Maria Altman

Reporter

Maria is a reporter at St. Louis Public Radio, specializing in business and economic issues. Previously, she was a newscaster during All Things Considered and has been with the station since 2004. Maria's stories have been featured nationally on NPR's Morning Edition, All Things Considered, and Weekend Edition, as well as on Marketplace.

Maria has won numerous awards, including from the Illinois Associated Press, the Missouri Broadcasters Association, the Missouri Bar Association, and the Missouri State Teachers Association.

She came to St. Louis from Dallas, where she worked at KERA. Maria has also worked at WUIS in Springfield, and WSIU in Carbondale, Ill. She received her M.A. in Public Affairs Reporting at the University of Illinois-Springfield and a B.A. in journalism from the University of Iowa.

In her spare time she serves as an adjunct journalism instructor at the University of Missouri-St. Louis and Southern Illinois University Edwardsville.

Maria lives in St. Louis with her husband and two kids.

Ways to Connect

A rendering of the planned jobs center was unveiled by the Urban League of Metropolitan St. Louis on Monday.
Maria Altman, St. Louis Public Radio

What became a symbol of the unrest in Ferguson after the death of Michael Brown on Aug. 9 will become a "phoenix rising."

That's the hope of officials with the Urban League of Metropolitan St. Louis who are planning a $500,000 jobs center on the site of the burned-out QuikTrip at 9240 W. Florissant Ave. 

The QuikTrip on West Florissant Ave. was looted and burned on Aug. 10, the day after Michael Brown's death.
Jason Rosenbaum|St. Louis Public Radio

The Urban League of Metropolitan St. Louis will build a new center on the site of a burned-out QuikTrip in Ferguson.

The groundbreaking for the Loop Trolley took place Thursday.
Maria Altman | St. Louis Public Radio

With bands, balloons, and the clang of a bell, the Loop Trolley project officially broke ground on Thursday.

An artist's rendering of The Standard, a 465-bedroom private student housing development going up on Forest Park Avenue.
(courtesy of Sangita Capital Partners)

Just kitty-corner from the new IKEA building in Midtown St. Louis, a new private student housing development is taking shape.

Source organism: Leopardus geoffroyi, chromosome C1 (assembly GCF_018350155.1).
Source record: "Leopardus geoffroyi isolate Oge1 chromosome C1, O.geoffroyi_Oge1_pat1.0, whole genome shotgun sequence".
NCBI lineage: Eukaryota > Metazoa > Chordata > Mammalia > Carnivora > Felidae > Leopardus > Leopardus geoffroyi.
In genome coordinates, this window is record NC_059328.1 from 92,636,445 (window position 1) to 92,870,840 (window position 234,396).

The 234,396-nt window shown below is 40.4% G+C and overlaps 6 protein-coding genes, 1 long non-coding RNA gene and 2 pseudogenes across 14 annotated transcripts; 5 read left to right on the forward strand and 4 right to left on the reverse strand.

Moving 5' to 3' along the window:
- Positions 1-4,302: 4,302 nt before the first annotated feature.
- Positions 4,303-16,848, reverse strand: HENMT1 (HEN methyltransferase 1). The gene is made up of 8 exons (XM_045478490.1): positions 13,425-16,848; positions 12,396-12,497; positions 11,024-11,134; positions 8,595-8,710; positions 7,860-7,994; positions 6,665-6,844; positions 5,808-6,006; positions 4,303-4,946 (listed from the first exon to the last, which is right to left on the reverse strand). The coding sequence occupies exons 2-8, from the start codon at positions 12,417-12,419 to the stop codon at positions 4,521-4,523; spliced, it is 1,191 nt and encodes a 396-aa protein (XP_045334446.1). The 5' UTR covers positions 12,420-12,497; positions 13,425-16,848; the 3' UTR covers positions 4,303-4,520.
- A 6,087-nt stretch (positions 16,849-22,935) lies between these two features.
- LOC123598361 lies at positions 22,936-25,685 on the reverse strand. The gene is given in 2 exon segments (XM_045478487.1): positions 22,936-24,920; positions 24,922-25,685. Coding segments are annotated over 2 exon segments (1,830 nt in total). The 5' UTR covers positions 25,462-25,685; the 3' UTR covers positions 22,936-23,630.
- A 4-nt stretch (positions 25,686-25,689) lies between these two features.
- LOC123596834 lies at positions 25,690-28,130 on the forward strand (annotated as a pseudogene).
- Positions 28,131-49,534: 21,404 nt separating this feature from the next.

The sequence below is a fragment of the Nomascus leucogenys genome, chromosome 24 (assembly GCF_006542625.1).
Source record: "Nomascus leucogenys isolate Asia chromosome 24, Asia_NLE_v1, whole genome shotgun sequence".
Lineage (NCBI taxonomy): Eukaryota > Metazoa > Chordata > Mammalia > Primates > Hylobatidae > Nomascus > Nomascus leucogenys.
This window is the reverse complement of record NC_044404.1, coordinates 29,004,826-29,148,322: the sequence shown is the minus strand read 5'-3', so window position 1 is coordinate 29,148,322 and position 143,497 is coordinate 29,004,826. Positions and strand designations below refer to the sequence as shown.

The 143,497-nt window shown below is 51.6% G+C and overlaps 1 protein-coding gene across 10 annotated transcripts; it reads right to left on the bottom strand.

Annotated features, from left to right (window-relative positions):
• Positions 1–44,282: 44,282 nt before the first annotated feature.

CoderGirl offers free weekly meetings that are meant to bring women with an interest in computer programming together with female mentors who can guide them.
Courtesy of LaunchCode

President Barack Obama on Monday announced an initiative called TechHire that will train and connect workers to tech jobs.

In unveiling the $100 million program at the National League of Cities conference in Washington, D.C., the president highlighted LaunchCode, a St. Louis nonprofit started in 2013.

Derek Laney, Michael McPhearson, and Jeff Ordower (from left to right) were among protesters outside the Federal Reserve Bank of St. Louis on Thursday.
(Maria Altman, St. Louis Public Radio)

What recovery?

That was the question being asked Thursday by a small group of activists outside the Federal Reserve Bank of St. Louis.

About a dozen protesters called on the Fed to focus on unemployment, especially among minorities, rather than on keeping inflation rates low. They said if the Federal Open Market Committee raises the interest rate this year, as anticipated, it would likely mean fewer jobs.

Developer Paul McKee outlined his plans for an urgent care hospital at 25th St. and Maiden Ln. in July of last year.
Maria Altman | St. Louis Public Radio

Developer Paul McKee is asking the state of Missouri for permission to relocate a proposed urgent care facility to the former Pruitt-Igoe site in north St. Louis.

The proposed site for the National Geospatial-Intelligence Agency in north St. Louis.
National Geospatial Intelligence Agency | provided

St. Louis officials are providing clarification of how the city would implement eminent domain to clear a swath of land on the north side of St. Louis.

houses for sale, housing market
(Flickr, Tom Caswell)

St. Louis’ housing market is recovering from the so-called "Great Recession,' but its pace is slower than in other areas of the country.

That was the message members of the St. Louis Association of Realtors heard at the group’s annual economic forecast breakfast Wednesday.

Bills Emmons, an economist with the Federal Reserve Bank of St. Louis’ Division of Banking Supervision and Regulation, told the group that St. Louis is following national trends in the housing market.

new stadium, St. Louis Rams
Courtesy HOK | 360 Architecture

Nothing ventured ... a lot to lose.

That was the message from Missouri Gov. Jay Nixon Tuesday morning, as he touted efforts to build a new football stadium in St. Louis.